More austerity seems inevitable – but the Chancellor faces a tough task to find sensible ways to cut spending in next week's budget. The first challenge in making further cuts is that he has pledged to protect a number of areas of spending. Manifesto commitments ruled out cuts to health, schools, overseas aid or pensioner benefits, while concessions to Conservative backbenchers have ruled out cuts to defence or in-work benefits. In November’s Spending Review, the Chancellor went further and ruled out cuts to the security services and policing. The result is that a large chunk of spending now lies beyond the reach of the Chancellor’s knife.
The second challenge for George Osborne is that departments are already struggling to implement his existing plans: in the first six months of 2015/16, 10 out of 16 government departments were already spending more than implied by their annual plans. The biggest overspend is at the Department of Health (an extra £885m).
Many of the unprotected departments where the Chancellor will look for reductions are already struggling to keep pace with existing spending plans. The MoJ, tasked with cutting its spending by 12%, has reached the halfway point of the year having achieved only a 3.1% cut.
The third challenge for the Chancellor is making cuts in a way that does not put essential public services at risk. A doubling in the number of assaults on staff in prisons in England and Wales since 2013 suggests that some of the MoJ’s services are already under severe stress:
Faced with these three challenges, it seems most likely that the Chancellor will once again 'salami-slice' unprotected budgets, as he did in 2012 and 2013. There is certainly nothing to suggest the Government has done its pre-budget homework. For example, the Single Departmental Plans – intended to serve as a 'single, clear roadmap for departments', according to Cabinet Office Minister Oliver Letwin – could have logically and strategically informed spending decisions. But they turned out to be a missed opportunity, and read less like plans for running departments and more like a wish list of things ministers think it would be nice to have.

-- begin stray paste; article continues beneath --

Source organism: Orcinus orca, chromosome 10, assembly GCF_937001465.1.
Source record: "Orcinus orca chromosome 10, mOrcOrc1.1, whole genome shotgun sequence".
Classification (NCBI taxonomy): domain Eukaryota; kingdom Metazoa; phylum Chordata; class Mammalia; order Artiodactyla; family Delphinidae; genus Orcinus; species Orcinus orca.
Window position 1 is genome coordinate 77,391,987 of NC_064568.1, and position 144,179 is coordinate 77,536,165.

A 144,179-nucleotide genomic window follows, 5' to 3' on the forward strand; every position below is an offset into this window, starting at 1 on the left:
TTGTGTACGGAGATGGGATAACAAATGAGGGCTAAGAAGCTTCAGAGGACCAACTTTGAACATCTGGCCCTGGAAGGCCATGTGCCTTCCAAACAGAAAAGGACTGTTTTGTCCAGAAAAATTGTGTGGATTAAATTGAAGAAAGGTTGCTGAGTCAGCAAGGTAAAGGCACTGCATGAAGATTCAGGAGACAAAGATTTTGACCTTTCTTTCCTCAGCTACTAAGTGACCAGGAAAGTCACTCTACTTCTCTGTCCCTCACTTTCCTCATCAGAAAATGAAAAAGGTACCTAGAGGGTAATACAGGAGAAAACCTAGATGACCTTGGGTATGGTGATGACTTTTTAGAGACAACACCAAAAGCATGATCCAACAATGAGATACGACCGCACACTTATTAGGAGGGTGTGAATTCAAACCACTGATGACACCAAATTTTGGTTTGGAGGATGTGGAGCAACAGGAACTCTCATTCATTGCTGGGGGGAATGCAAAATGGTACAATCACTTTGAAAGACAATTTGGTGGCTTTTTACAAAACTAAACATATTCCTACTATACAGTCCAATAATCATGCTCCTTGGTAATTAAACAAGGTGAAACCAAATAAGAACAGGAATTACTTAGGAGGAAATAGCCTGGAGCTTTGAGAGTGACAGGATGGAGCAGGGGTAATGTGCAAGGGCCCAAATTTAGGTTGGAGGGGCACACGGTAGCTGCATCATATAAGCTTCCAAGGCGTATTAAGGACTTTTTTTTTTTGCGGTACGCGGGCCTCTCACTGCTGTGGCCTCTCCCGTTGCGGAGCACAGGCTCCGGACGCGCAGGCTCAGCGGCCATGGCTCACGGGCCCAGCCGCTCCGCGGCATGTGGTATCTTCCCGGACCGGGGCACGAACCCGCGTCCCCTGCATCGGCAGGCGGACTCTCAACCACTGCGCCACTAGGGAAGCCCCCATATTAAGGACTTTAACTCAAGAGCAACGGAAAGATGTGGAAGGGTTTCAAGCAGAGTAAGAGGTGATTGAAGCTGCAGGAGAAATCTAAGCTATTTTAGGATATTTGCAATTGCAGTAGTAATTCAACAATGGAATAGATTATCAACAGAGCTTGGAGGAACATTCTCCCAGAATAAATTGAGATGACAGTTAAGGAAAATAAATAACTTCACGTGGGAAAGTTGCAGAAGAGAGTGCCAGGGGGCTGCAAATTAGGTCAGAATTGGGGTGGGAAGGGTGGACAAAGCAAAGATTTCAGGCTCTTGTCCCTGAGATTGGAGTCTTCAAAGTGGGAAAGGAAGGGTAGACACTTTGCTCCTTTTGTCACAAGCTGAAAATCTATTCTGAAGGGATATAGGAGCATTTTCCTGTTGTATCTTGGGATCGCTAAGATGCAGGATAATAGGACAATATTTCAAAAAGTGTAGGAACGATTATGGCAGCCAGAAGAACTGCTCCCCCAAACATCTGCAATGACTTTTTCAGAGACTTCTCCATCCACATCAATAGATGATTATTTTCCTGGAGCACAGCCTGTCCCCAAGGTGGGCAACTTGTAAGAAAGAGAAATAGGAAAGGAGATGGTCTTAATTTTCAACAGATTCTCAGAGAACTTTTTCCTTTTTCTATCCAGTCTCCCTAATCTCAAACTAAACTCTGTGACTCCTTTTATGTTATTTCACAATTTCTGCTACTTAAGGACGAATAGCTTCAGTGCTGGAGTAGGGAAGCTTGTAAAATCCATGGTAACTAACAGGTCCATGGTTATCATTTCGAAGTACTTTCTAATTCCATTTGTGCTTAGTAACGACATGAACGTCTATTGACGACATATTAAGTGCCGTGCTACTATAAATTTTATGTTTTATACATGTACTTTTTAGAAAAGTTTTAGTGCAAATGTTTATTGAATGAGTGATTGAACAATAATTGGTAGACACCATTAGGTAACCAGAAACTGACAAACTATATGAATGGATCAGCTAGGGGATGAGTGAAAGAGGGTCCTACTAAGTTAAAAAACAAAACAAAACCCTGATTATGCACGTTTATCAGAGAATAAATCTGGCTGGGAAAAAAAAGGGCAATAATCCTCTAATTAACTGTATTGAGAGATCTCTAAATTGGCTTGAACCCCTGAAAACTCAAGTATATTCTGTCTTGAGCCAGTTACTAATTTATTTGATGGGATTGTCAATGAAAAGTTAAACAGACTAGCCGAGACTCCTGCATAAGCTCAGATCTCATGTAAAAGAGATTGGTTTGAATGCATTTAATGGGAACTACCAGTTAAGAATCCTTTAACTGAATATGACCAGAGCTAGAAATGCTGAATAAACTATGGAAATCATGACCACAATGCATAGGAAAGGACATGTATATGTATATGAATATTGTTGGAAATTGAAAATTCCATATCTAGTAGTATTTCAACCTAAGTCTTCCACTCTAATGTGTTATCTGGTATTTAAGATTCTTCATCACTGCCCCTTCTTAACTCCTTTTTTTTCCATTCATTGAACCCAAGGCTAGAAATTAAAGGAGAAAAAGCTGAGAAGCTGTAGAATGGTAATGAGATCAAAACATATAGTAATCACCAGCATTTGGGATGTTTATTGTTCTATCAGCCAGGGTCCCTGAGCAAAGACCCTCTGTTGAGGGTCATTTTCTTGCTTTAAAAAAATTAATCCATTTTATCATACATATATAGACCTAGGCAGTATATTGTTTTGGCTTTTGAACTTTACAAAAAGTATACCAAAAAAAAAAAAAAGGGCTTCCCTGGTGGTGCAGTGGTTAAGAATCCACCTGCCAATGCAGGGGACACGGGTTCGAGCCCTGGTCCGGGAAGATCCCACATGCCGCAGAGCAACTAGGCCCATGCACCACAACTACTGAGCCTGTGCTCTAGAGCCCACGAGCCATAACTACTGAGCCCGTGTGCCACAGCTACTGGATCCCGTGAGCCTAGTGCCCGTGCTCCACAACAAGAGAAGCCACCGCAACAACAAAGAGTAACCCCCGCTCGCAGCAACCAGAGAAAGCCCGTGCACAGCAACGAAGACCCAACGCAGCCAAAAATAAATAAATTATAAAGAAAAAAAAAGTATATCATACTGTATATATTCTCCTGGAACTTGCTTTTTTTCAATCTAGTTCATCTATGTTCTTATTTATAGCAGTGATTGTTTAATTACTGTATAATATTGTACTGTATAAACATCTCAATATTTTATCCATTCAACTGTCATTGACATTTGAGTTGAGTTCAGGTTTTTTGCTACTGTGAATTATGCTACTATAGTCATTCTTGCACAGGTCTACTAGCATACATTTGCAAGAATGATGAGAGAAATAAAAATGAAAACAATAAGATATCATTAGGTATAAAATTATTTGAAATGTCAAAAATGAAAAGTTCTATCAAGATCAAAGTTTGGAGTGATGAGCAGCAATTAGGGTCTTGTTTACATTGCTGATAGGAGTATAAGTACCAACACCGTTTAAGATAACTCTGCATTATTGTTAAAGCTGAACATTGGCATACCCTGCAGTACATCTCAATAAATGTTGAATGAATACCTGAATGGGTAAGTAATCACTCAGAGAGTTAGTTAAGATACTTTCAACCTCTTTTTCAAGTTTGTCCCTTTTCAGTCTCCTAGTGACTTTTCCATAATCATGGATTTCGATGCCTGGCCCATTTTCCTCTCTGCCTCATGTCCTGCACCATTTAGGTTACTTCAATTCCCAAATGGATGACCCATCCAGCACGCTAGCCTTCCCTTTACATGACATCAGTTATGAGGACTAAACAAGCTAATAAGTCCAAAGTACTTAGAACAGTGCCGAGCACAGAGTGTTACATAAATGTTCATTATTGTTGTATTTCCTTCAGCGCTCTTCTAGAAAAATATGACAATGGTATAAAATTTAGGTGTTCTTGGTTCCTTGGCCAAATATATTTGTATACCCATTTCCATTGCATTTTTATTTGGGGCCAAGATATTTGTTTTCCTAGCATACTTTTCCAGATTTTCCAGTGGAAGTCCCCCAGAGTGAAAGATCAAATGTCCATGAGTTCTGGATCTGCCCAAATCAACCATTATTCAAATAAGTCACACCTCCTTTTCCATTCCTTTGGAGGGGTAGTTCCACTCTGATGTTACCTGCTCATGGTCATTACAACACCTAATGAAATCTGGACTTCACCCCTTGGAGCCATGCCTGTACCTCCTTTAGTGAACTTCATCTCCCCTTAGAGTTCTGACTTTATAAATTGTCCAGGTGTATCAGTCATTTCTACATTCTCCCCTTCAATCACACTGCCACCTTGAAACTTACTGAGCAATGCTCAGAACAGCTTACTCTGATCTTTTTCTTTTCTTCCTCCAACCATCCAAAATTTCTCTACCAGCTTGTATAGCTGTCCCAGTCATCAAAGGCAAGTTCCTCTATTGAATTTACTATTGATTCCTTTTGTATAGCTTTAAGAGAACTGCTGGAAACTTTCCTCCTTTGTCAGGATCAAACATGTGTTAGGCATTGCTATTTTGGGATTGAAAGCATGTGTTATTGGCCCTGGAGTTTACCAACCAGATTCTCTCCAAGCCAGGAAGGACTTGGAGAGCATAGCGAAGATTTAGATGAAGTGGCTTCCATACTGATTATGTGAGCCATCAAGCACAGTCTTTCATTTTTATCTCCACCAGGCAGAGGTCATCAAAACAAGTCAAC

Each unprotected department is likely to be handed a roughly uniform cut, without regard for what this means for the business of that department. It is a tactic that Osborne first employed in the 2012 Autumn Statement, when departments were given a haircut to spending plans for 2013/14 and 2014/15. Then, the Chancellor cut unprotected budgets by between 1.7 and 2.1% (with DFID an outlier because its funding is pegged to GDP, which was smaller than expected):
The Chancellor may be able to retrieve some planned cuts that were shelved in November following the OBR’s revision of revenue forecasts. But it is telling that the 2015 Spending Review does not even come into effect until April and already the Chancellor is being forced to alter his plans. This raises questions about the Government’s long-term fiscal planning. With increasing demand for many services and signs that existing cuts are beginning to bite, there is a risk that austerity in the current parliament becomes a case of annual haircuts.